CWS 3.0: July 11, 2012


Take Control of Your RFP Presentations

Supplier presentations can be one of the most engaging and rewarding parts of a RFP process. Whether the team is sourcing for a vendor management system (VMS), managed services provider (MSP), independent contractor (IC) compliance service, a payrolling supplier and so forth, meeting the team face-to-face can provide additional insight into whether the supplier can meet your company’s requirements both in terms of ability and a cultural standpoint. However, it is critical to set supplier presentations with a clear and strategic agenda.

It’s very easy (and common) for companies to let suppliers dictate the presentation agenda. It requires less preparation and a work “break” for the team who may feel like they are on the project’s home stretch and ready for a break after gathering the requirements, creating the RFP and scoring all the responses. It’s one of the last legs of the journey to travel before selecting to the finalists. Some companies consider this presentation to be a supplier’s final pitch before the decision is made.

However, companies may miss addressing key requirements and stakeholder questions if the supplier drives the presentation without appropriate direction. The goal of the presentation should be to discuss company questions stemming from the RFP and for the supplier to demonstrate its ability, experience and fit. Presentations that are driven by the client generally keep the conversation geared toward the company’s  needs. This approach also discourages marketing and sales pitch techniques that can take up valuable time. Further, setting the agenda enables the company to ensure that it is providing an even playing field for all suppliers and that the majority of the discussion revolves around what the client considers most important.

Preparing for supplier presentations typically takes approximately one to two days. This process yields great dividends for the client as well as the supplier. The suppliers benefit from understanding the company’s agenda and the structure helps them present their proposal concisely. The client is able to see all the suppliers’ best efforts on the same topics. This allows for easier comparison.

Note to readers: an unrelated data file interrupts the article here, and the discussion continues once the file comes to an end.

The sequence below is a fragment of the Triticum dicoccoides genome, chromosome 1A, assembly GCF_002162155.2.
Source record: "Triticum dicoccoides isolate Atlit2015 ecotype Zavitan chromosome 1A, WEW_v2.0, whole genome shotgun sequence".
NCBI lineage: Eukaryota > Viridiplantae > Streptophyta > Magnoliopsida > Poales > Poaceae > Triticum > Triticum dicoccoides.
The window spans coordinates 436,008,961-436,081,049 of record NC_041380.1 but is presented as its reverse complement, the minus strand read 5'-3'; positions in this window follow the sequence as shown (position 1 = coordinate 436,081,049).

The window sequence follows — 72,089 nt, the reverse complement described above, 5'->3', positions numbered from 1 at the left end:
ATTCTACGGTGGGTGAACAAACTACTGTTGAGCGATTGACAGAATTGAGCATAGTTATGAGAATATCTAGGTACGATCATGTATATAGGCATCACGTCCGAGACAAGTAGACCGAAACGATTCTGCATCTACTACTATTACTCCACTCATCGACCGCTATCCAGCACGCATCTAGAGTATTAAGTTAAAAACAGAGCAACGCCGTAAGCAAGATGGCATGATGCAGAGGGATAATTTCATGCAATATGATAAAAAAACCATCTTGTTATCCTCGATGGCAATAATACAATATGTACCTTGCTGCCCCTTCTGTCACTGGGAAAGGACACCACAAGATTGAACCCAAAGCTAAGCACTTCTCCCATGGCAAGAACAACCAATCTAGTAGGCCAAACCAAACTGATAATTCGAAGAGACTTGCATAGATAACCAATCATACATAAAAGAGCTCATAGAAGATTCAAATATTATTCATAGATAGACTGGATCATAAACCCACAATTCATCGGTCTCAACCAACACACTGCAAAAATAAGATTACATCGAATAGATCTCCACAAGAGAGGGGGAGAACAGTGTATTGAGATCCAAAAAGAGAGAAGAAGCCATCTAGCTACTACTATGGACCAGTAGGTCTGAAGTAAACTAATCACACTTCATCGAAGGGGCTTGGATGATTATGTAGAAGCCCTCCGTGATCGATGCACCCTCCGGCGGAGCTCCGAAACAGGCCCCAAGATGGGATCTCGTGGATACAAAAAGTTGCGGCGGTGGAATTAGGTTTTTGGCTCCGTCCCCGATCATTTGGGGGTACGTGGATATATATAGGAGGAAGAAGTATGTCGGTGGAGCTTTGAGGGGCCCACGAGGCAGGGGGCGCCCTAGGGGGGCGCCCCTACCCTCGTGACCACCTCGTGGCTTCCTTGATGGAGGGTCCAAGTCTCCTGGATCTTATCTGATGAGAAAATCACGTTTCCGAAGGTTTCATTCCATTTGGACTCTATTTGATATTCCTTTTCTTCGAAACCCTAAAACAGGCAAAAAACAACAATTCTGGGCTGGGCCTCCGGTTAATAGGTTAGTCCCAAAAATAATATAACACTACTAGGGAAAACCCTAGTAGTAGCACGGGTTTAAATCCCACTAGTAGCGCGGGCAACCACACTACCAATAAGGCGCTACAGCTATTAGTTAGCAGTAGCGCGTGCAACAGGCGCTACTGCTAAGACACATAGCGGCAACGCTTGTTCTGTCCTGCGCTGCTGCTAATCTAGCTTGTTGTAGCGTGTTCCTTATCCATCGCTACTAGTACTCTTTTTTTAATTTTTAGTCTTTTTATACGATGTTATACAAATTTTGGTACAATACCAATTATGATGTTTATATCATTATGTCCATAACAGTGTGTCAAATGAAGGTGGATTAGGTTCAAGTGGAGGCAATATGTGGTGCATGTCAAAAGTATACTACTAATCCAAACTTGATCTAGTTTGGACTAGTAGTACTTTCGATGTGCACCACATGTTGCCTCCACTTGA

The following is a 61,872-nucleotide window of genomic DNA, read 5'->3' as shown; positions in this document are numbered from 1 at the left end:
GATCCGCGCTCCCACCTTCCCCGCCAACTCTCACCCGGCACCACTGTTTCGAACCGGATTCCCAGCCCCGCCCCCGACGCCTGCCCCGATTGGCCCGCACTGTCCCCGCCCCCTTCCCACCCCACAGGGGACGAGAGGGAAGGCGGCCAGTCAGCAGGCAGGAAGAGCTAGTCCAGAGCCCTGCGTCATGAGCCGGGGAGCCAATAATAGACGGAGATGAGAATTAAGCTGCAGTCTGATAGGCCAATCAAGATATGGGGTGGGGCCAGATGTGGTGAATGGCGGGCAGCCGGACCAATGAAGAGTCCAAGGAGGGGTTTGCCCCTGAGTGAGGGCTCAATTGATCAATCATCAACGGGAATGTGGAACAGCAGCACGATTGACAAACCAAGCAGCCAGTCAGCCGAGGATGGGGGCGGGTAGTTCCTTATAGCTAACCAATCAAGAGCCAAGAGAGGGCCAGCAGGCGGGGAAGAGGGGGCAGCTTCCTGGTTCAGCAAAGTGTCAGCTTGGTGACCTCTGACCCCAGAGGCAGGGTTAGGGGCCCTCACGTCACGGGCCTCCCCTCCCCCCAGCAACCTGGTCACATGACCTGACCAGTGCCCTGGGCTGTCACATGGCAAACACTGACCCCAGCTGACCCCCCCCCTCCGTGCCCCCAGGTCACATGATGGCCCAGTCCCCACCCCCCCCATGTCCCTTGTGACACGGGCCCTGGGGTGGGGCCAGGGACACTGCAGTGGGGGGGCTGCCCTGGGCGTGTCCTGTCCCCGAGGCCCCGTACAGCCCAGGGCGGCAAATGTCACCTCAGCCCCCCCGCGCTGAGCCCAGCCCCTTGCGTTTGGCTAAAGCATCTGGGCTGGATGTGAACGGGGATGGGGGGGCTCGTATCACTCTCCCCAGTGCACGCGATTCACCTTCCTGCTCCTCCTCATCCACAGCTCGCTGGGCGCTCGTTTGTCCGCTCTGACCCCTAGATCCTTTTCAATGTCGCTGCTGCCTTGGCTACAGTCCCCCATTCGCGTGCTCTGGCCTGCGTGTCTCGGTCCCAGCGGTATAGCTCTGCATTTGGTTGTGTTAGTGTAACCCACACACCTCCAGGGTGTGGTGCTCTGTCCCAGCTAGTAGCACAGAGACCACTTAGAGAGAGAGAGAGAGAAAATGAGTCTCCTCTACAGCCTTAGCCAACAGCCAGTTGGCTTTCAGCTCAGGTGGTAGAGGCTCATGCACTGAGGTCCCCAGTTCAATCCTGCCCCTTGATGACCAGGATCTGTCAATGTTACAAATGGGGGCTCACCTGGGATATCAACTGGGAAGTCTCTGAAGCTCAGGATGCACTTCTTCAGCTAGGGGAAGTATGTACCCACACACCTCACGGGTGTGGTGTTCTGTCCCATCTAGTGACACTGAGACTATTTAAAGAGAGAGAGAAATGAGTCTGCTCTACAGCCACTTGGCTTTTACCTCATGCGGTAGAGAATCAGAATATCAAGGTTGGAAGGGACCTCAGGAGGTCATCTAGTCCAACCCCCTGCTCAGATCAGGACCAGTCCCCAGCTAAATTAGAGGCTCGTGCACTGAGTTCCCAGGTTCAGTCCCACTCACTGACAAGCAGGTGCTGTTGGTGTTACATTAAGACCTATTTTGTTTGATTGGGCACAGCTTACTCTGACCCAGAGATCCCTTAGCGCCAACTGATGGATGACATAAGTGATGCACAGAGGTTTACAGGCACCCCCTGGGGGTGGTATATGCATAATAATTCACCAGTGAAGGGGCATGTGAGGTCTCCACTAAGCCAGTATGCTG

Following is a list of things to consider when putting together a supplier presentation agenda:

  • Review RFP responses for any red flags or stand-out questions or responses
  • Solicit feedback and questions from stakeholders
  • Hold a quick prep meeting to determine agenda topics:
    • Prioritize key requirement areas and determine what order the topic will be addressed during the presentation
    • For each topic, estimate an adequate amount of time for discussion
    • Establish scoring measurement so the team is able to clearly score each supplier and compare/contrast them
    • Assign a person responsible for time management to ensure that all listed topics are discussed
    • Identify specific questions or requirements that all suppliers must address
  • Send all suppliers the agenda ahead-of-time to allow for proper preparation (at least 3-4 days prior, if possible)
  • Request the suppliers provide a list of attendees and titles to ensure that the appropriate people will be attending (i.e. the list should not contain all sales representatives)

Erika Halverson is an associate at Brightfield Strategies LLC (, which helps Fortune 500 companies with contingent workforce strategy initiatives. She can be reached at


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